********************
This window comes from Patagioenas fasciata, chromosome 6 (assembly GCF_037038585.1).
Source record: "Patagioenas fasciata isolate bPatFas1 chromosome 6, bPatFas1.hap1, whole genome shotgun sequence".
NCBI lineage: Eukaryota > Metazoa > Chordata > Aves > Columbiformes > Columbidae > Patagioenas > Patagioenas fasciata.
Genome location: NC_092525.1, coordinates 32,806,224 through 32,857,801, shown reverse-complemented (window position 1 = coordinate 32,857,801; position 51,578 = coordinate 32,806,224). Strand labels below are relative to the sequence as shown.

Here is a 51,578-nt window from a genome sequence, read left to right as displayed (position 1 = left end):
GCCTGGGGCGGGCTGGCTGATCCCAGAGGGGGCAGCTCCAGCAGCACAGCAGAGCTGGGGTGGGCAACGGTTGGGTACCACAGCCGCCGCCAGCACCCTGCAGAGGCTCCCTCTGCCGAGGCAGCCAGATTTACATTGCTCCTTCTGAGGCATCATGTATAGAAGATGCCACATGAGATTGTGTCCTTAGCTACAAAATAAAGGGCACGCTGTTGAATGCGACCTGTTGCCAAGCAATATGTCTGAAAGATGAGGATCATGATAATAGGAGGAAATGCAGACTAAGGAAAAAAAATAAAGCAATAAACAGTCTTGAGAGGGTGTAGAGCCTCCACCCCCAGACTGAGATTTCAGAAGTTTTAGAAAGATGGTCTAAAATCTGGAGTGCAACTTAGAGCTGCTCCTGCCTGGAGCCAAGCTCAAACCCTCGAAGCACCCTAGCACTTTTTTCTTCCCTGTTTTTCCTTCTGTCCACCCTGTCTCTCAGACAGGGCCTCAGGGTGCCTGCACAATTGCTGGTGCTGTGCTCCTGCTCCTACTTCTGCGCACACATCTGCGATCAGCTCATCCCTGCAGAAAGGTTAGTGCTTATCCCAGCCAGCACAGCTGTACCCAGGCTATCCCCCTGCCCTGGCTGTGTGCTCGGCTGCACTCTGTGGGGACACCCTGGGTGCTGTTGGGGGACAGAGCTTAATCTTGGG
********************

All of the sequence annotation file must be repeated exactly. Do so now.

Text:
This window comes from Patagioenas fasciata, chromosome 6 (assembly GCF_037038585.1).
Source record: "Patagioenas fasciata isolate bPatFas1 chromosome 6, bPatFas1.hap1, whole genome shotgun sequence".
NCBI lineage: Eukaryota > Metazoa > Chordata > Aves > Columbiformes > Columbidae > Patagioenas > Patagioenas fasciata.
Genome location: NC_092525.1, coordinates 32,806,224 through 32,857,801, shown reverse-complemented (window position 1 = coordinate 32,857,801; position 51,578 = coordinate 32,806,224). Strand labels below are relative to the sequence as shown.

Here is a 51,578-nt window from a genome sequence, read left to right as displayed (position 1 = left end):
GCCTGGGGCGGGCTGGCTGATCCCAGAGGGGGCAGCTCCAGCAGCACAGCAGAGCTGGGGTGGGCAACGGTTGGGTACCACAGCCGCCGCCAGCACCCTGCAGAGGCTCCCTCTGCCGAGGCAGCCAGATTTACATTGCTCCTTCTGAGGCATCATGTATAGAAGATGCCACATGAGATTGTGTCCTTAGCTACAAAATAAAGGGCACGCTGTTGAATGCGACCTGTTGCCAAGCAATATGTCTGAAAGATGAGGATCATGATAATAGGAGGAAATGCAGACTAAGGAAAAAAAATAAAGCAATAAACAGTCTTGAGAGGGTGTAGAGCCTCCACCCCCAGACTGAGATTTCAGAAGTTTTAGAAAGATGGTCTAAAATCTGGAGTGCAACTTAGAGCTGCTCCTGCCTGGAGCCAAGCTCAAACCCTCGAAGCACCCTAGCACTTTTTTCTTCCCTGTTTTTCCTTCTGTCCACCCTGTCTCTCAGACAGGGCCTCAGGGTGCCTGCACAATTGCTGGTGCTGTGCTCCTGCTCCTACTTCTGCGCACACATCTGCGATCAGCTCATCCCTGCAGAAAGGTTAGTGCTTATCCCAGCCAGCACAGCTGTACCCAGGCTATCCCCCTGCCCTGGCTGTGTGCTCGGCTGCACTCTGTGGGGACACCCTGGGTGCTGTTGGGGGACAGAGCTTAATCTTGGG